Cleric denies calling for jihad in S’pore
Indonesian cleric Abu Bakar Bashir said yesterday that he had met several of the Muslim militants detained in Singapore and Malaysia as a religious preacher over the past decade, but never once called on them to wage a holy war in their countries.
He told The Sunday Times in an interview that he had urged them and others who attended his classes and sermons to take up arms only if they felt Muslim interests were being compromised.
“I advocate jihad because it is important in the Quran,” he said. “But I make it clear to my students that it should only be done in places where Muslims are being victimised, like in Afghanistan, Bosnia, and southern Philippines.”
“It makes no sense for me to call for a jihad in Singapore and Malaysia. There is no evidence that these countries are ill-treating Muslims.”
The 64-year-old cleric looked relaxed despite two days of police questioning to determine if there were links between him and Osama bin Laden’s Al-Qaeda network. He voiced support for the Saudi-born militant’s terror campaign against the Americans, but downplayed the need for a similar campaign in Asian countries.
He said he did not understand why Singapore, Malaysia and the Philippines were cracking down on Muslim militants, whom he described as “pure Muslims”.
Since December, about 40 suspected terrorists have been rounded up in these three countries.
“I suspect the security agencies in these countries are being over-zealous. They are concerned that those who espouse thejihad are a major threat to national security. They do not have an understanding of the Quran to know that our intentions are not hostile or fundamentalist.”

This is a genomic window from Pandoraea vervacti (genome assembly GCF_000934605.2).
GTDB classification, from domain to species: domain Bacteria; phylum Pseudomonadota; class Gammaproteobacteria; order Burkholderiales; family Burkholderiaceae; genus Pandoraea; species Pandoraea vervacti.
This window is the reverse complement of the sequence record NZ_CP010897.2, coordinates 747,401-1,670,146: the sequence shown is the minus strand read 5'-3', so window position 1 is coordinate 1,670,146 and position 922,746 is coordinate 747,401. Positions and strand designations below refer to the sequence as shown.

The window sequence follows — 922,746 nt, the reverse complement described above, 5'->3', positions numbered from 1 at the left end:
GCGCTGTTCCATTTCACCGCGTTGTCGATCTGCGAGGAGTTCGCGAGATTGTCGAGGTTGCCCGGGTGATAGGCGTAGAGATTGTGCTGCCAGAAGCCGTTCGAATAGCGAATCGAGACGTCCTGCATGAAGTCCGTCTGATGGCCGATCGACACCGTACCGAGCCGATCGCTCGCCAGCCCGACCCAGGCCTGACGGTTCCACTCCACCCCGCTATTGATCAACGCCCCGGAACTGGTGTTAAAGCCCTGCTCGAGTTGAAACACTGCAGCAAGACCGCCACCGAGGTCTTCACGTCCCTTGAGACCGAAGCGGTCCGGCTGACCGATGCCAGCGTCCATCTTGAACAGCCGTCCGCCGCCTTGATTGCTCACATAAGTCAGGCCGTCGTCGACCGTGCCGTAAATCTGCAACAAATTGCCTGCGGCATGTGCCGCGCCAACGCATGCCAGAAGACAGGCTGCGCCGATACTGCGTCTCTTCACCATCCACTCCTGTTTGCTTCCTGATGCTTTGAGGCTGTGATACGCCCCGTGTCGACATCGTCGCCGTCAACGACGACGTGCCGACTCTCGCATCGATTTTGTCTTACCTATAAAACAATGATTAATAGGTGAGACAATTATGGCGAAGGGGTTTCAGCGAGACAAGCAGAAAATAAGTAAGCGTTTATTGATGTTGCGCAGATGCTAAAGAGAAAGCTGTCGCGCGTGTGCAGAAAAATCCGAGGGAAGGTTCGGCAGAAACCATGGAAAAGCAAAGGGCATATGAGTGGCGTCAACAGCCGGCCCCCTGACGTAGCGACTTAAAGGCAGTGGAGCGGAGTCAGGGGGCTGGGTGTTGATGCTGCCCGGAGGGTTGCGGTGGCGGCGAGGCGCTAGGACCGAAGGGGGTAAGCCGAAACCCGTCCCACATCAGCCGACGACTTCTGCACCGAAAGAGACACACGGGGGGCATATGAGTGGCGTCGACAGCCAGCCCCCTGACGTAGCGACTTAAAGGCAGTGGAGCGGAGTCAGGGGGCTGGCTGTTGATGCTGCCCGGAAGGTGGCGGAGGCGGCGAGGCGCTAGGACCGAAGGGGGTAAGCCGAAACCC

But he appeared lost for words when asked why militants in Singapore, for example, had planned to attack American installations in the country.
After a pause, he replied: “Why should they want to attack targets in Singapore? I think they had no intention of doing so. They might have wanted to use such targets as a trial practice before going off to Afghanistan.”
Pressed again, he said: “They might have been manipulated by a third party. I don’t know.”
During the 30-minute interview, he did not criticise the Singapore government’s arrest of 15 people for having links to Al-Qaeda, although other reports quoted him as attacking the Republic for being “the slave of the United States”. But he said Malaysia’s round-up of Muslim militants was politically motivated.
He said Malaysian Prime Minister Datuk Seri Dr Mahathir Mohamad was concerned that Islamic groups had gained ground at the expense of Umno in the last two elections. Dr Mahathir, he said, was intent on crushing the “Muslim movement” before it made further inroads.
“A lot of the Muslim activists that have been jailed by Mahathir have done nothing wrong. He manipulated the situation to create a very negative view of them,” he said.
Abu Bakar, who heads the Mujahideen Council of Indonesia in Solo, Central Java, was recently named by Malaysian authorities as a “directing figure” of members of the “second wing” of the Kumpulan Militan Malaysia (KMM).
Yesterday, he continued to insist that he had no connections with the KMM, Jemaah Islamiah or Al-Qaeda.
“I am being made a scapegoat. There is no proof and I want to say again that I will take legal action if people continue to link me with them.”